What Guttmacher failed to point out in RH
THIS REFERS to two letters, published in the Inquirer, that may be confusing to readers.
The first letter, from Raul Nidoy (“Breathtaking infatuation for RH bill,” Inquirer, 5/10/11), correctly referenced our systematic review, published in the Archives of Family Medicine, in which we concluded, “that good evidence exists to support the hypothesis that the effectiveness of oral contraceptives depends to some degree on postfertilization effects” on the lining of the uterus (endometrium).
This fact is now so well-established in medical literature that the United States Food and Drug Administration says of the pill: “Although the primary mechanism of action is inhibition of ovulation, other alterations include… changes in the endometrium which reduce the likelihood of implantation.”
The American Society for Reproductive Medicine also admits that the pill modifies “the endometrium, thus preventing implantation.”
If a woman on the pill has a breakthrough ovulation, the pill-caused changes in the endometrium will increase the chance of an unrecognized, pill-induced loss of a preborn human.
For those who believe that human life begins at fertilization, then any pill-caused post-fertilization loss of life would be, by definition, an abortifacient.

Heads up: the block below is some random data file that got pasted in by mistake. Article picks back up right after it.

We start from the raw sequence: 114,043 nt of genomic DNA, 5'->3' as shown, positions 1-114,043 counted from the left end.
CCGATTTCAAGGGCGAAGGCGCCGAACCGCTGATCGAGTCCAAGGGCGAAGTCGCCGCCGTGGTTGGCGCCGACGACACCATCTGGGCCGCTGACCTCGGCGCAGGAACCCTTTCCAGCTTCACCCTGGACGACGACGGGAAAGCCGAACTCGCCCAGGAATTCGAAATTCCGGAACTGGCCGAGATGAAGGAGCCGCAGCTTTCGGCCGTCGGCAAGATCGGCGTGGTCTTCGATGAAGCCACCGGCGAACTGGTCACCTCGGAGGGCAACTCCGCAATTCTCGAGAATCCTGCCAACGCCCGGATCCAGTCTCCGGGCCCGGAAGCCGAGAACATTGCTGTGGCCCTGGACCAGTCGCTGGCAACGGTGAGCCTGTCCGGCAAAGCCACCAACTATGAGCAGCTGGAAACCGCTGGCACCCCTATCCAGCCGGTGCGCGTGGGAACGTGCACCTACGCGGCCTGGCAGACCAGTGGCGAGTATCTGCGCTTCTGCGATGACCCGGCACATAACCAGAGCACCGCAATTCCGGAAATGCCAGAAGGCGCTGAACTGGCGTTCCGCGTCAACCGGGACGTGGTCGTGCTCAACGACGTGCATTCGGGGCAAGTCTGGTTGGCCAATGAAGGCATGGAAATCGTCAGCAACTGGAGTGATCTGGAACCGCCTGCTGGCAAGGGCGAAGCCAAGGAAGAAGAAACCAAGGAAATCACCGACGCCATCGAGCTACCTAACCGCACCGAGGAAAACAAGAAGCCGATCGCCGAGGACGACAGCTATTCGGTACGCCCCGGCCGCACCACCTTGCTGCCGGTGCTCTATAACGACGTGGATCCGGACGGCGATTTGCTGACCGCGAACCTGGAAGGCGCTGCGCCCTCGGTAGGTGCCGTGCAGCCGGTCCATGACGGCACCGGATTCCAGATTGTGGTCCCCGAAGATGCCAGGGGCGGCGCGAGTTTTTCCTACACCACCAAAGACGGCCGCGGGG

The second letter, from Guttmacher Institute (“RH research findings distorted,” Inquirer, 7/1/11), claims that the “pill only serves to prevent a pregnancy; it does not terminate a pregnancy. It is blatantly false and against all scientific evidence to claim that the pill is an abortifacient.”
This letter, purposefully we think, does not tell the readers that the Institute defines pregnancy as beginning at implantation, a full 5-7 days after fertilization, when the unborn human, now called a blastocyst (not a “fertilized egg”), is made up of roughly 100 or more cells.
Since the pill does not affect an unborn child after implantation and the Institute defines pregnancy as not beginning until implantation, then they can claim the pill is not an abortifacient, but only because they refuse to define pregnancy as beginning at fertilization.
The bottom line is this: if one believes human life begins at fertilization, then good scientific data exist to demonstrate that the pill works, at times, as an abortifacient.
Furthermore, given that there are highly effective, inexpensive, totally natural, and non-abortifacient methods of birth control (the methods of modern natural family planning), it appears that most arguments for using birth -control pills can be said to be advocating convenience for mothers and fathers at the potential expense of innocent and invaluable human life.
—WALTER L. LARIMORE, MD,
assistant clinical professor,
Department of Community and Family Medicine,
University of Colorado
Health Sciences Center
Denver, CO, USA; JOSEPH B. STANFORD, MD, MSPH, CFCMC, professor, Division of
George D. and Esther S.
Department of Family and Preventive Medicine,
University of Utah,
375 Chipeta Way, Suite A
Salt Lake City, UT 84108, USA